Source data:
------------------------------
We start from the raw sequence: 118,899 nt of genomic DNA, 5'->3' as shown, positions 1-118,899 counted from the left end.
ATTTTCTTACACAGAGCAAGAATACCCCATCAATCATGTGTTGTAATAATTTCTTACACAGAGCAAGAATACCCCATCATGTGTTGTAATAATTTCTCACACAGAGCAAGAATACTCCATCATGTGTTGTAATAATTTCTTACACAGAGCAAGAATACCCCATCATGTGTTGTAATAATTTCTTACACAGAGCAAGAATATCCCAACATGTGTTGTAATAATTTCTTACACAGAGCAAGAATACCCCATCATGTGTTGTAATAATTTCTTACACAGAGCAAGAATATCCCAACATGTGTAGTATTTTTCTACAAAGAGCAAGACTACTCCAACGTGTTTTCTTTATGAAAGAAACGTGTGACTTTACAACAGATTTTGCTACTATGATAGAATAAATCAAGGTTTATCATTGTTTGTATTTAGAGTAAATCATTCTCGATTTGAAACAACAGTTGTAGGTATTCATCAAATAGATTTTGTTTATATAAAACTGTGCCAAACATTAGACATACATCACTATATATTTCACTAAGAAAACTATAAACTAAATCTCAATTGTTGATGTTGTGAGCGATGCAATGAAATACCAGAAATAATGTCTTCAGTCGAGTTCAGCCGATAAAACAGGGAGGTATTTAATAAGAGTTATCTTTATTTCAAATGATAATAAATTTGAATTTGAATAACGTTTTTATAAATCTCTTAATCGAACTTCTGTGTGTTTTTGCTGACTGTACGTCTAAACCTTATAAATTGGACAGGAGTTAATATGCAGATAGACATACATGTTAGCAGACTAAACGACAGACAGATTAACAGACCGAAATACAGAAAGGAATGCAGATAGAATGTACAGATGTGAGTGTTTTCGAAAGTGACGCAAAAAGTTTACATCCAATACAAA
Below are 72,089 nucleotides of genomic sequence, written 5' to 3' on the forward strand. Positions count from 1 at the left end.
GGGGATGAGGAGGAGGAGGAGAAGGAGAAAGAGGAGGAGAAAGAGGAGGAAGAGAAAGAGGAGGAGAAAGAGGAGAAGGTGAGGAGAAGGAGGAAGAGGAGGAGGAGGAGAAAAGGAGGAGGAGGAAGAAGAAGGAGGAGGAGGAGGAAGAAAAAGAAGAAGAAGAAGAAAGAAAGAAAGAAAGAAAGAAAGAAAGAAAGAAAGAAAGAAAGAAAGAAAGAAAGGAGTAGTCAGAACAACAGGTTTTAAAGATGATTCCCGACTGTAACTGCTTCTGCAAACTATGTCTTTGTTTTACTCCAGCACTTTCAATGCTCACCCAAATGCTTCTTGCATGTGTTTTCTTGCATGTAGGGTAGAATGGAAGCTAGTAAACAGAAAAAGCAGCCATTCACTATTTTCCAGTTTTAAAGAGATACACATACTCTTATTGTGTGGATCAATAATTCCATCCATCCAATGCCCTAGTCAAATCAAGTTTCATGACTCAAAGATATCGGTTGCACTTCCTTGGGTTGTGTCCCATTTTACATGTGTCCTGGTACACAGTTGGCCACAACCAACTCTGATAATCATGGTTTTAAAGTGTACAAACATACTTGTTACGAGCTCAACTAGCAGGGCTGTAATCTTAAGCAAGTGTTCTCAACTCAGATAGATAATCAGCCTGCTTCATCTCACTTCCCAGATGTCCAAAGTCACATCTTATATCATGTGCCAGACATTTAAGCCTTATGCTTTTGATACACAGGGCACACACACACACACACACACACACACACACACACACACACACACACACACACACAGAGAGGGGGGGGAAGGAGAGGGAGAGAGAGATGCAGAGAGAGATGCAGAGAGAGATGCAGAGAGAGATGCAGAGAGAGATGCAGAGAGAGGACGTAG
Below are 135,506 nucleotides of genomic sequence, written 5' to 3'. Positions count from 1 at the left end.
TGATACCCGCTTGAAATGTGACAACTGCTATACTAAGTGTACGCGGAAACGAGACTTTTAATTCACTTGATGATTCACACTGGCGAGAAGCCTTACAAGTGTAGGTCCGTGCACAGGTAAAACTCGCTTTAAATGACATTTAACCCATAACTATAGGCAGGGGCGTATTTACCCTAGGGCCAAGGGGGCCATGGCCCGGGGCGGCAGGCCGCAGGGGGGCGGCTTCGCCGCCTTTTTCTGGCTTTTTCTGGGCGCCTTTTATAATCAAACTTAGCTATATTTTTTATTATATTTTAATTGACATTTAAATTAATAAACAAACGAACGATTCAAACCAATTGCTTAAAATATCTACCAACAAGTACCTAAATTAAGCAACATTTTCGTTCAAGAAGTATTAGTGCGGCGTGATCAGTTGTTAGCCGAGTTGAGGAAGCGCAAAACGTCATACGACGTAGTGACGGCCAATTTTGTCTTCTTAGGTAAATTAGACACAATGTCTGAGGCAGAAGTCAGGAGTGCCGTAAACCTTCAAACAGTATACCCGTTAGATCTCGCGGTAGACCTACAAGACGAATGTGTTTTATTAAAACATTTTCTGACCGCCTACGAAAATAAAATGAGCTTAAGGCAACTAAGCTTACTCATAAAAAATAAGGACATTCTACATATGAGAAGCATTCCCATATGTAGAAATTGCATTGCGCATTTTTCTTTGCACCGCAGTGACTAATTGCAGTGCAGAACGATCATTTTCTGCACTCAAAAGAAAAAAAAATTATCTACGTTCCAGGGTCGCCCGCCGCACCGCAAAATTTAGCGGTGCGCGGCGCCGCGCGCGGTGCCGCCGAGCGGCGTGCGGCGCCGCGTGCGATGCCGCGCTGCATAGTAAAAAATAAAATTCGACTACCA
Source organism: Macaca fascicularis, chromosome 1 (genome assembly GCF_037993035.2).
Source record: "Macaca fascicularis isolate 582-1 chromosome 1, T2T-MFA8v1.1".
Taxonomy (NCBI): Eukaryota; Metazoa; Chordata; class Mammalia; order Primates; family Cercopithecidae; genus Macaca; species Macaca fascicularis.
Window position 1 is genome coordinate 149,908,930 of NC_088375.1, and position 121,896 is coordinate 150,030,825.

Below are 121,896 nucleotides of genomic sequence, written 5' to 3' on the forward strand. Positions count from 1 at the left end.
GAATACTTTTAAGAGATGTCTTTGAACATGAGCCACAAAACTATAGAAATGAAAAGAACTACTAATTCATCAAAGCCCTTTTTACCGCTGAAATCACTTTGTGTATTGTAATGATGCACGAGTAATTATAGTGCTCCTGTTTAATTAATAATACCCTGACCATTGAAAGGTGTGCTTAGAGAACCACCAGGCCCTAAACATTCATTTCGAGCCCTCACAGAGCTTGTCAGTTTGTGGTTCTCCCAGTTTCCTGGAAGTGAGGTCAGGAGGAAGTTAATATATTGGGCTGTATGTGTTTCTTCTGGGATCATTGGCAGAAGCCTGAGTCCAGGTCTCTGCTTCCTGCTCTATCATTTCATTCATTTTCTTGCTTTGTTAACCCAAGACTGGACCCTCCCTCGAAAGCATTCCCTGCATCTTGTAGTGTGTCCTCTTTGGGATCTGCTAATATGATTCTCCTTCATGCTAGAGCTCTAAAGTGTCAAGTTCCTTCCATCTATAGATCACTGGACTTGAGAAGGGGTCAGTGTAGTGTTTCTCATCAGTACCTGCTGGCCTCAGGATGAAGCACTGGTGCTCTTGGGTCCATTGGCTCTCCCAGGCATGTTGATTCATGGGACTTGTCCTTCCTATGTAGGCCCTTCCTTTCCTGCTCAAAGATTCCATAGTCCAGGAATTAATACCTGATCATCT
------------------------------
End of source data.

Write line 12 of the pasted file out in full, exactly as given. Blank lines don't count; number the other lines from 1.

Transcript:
GAATACTTTTAAGAGATGTCTTTGAACATGAGCCACAAAACTATAGAAATGAAAAGAACTACTAATTCATCAAAGCCCTTTTTACCGCTGAAATCACTTTGTGTATTGTAATGATGCACGAGTAATTATAGTGCTCCTGTTTAATTAATAATACCCTGACCATTGAAAGGTGTGCTTAGAGAACCACCAGGCCCTAAACATTCATTTCGAGCCCTCACAGAGCTTGTCAGTTTGTGGTTCTCCCAGTTTCCTGGAAGTGAGGTCAGGAGGAAGTTAATATATTGGGCTGTATGTGTTTCTTCTGGGATCATTGGCAGAAGCCTGAGTCCAGGTCTCTGCTTCCTGCTCTATCATTTCATTCATTTTCTTGCTTTGTTAACCCAAGACTGGACCCTCCCTCGAAAGCATTCCCTGCATCTTGTAGTGTGTCCTCTTTGGGATCTGCTAATATGATTCTCCTTCATGCTAGAGCTCTAAAGTGTCAAGTTCCTTCCATCTATAGATCACTGGACTTGAGAAGGGGTCAGTGTAGTGTTTCTCATCAGTACCTGCTGGCCTCAGGATGAAGCACTGGTGCTCTTGGGTCCATTGGCTCTCCCAGGCATGTTGATTCATGGGACTTGTCCTTCCTATGTAGGCCCTTCCTTTCCTGCTCAAAGATTCCATAGTCCAGGAATTAATACCTGATCATCT